After-effects of dog deworming

Updated November 21, 2016

Deworming medications, also called anthelmintics, are generally safe to use in healthy animals. However, some dogs may experience negative side effects, especially if the worm infection is severe. Severe side effects from anthelmintics are an uncommon occurrence.

Mild Side Effects

Diarrhoea and vomiting are the most common side effects of deworming. Your dog may exhibit signs of lethargy and may not show much interest in food.

Severe Effects

In cases of heavy worm infestations, a dog may develop an impaction as the dead or dying worms clog up the intestinal tract. This type of side effect is rare and is most often seen in very small dogs.


Some dogs may be allergic to deworming drugs, but allergies to anthelmintics are rare.

Passing the Worms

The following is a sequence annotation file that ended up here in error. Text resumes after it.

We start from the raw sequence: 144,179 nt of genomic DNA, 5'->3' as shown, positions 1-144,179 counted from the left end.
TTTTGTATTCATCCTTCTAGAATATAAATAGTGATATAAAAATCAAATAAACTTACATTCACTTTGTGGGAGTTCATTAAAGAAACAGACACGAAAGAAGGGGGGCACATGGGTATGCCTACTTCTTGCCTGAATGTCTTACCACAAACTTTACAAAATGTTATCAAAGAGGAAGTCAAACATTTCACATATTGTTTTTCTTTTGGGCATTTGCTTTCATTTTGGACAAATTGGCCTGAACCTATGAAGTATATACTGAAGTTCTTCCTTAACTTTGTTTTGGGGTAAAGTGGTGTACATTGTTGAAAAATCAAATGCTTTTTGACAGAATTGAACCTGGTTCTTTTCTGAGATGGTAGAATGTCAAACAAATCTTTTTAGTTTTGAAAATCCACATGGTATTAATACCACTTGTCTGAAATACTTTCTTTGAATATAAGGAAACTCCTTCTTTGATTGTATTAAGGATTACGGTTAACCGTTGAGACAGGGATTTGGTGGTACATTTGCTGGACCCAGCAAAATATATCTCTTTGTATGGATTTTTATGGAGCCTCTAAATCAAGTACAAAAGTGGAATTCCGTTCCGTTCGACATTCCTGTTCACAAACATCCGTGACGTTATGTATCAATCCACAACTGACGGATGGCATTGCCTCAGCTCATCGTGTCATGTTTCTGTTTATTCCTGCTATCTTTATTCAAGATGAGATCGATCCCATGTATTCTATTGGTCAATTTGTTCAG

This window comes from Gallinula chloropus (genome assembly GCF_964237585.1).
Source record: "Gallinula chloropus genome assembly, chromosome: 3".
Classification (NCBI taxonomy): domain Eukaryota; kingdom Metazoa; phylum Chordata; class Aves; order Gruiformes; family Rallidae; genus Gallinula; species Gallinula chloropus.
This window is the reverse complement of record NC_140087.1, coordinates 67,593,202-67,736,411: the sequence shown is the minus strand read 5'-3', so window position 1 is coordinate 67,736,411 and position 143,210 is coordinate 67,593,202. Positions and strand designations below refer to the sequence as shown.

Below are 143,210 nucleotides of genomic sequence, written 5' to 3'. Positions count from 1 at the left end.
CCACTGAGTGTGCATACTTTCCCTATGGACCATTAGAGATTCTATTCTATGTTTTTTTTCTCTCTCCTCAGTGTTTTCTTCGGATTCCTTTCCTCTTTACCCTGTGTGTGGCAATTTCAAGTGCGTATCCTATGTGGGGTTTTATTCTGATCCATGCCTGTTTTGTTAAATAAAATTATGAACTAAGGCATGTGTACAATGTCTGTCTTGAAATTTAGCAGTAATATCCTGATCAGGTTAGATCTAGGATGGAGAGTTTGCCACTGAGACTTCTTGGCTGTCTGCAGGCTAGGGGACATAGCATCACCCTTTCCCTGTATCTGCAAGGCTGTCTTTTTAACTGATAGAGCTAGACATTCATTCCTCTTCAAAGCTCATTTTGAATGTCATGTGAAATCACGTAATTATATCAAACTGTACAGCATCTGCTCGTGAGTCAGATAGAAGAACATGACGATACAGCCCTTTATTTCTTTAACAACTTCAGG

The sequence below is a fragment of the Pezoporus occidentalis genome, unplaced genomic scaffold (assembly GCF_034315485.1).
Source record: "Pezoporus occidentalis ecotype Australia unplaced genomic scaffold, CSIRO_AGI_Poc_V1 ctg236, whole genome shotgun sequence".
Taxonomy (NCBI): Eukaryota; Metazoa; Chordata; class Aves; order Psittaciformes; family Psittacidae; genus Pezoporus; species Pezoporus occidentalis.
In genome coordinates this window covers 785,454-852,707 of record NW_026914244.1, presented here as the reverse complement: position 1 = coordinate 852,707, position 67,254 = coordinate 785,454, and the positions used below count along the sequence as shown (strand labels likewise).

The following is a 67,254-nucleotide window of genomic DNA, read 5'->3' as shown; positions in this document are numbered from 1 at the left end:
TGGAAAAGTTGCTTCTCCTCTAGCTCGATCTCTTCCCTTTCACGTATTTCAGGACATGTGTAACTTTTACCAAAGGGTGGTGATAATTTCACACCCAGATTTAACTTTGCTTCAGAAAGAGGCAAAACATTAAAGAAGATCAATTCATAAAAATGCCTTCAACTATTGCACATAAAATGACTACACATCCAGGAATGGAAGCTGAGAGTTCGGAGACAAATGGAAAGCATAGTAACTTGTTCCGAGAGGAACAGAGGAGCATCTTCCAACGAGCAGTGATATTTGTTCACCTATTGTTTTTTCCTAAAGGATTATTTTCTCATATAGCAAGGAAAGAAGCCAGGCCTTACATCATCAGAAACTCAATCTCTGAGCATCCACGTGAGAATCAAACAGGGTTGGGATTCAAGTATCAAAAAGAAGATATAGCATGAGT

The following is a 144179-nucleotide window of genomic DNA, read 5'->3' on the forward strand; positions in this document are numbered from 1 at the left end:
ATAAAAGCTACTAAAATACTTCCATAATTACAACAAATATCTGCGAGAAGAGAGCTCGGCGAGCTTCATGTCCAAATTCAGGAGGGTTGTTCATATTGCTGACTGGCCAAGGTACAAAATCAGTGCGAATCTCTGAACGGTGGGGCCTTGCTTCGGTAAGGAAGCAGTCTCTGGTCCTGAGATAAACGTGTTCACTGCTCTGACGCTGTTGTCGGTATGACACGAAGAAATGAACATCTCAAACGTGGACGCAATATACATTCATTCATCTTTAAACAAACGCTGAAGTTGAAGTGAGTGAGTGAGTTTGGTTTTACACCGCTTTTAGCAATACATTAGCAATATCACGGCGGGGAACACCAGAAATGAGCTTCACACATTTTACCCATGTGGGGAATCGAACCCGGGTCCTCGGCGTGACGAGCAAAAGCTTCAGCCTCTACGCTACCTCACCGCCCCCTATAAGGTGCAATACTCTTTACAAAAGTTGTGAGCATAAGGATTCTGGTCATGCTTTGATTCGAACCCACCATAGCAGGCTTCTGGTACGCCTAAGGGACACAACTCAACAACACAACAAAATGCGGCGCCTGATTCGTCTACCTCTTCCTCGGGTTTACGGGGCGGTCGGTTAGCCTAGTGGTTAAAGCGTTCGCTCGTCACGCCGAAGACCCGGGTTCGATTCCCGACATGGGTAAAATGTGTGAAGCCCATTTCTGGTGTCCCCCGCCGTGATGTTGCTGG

Because deworming drugs often work by paralysing the worms so that they lose their grip on the walls of the intestines, you may see live worms in your dog's stool. Depending on the type of worm, they may be long and might be moving, but will soon die once they are outside of your dog.


Your dog should be taken to the vet immediately if he has ingested an overdose of the drug. Overdose symptoms are drooling, weakness, twitching, staggering, head pressing and paralysis.

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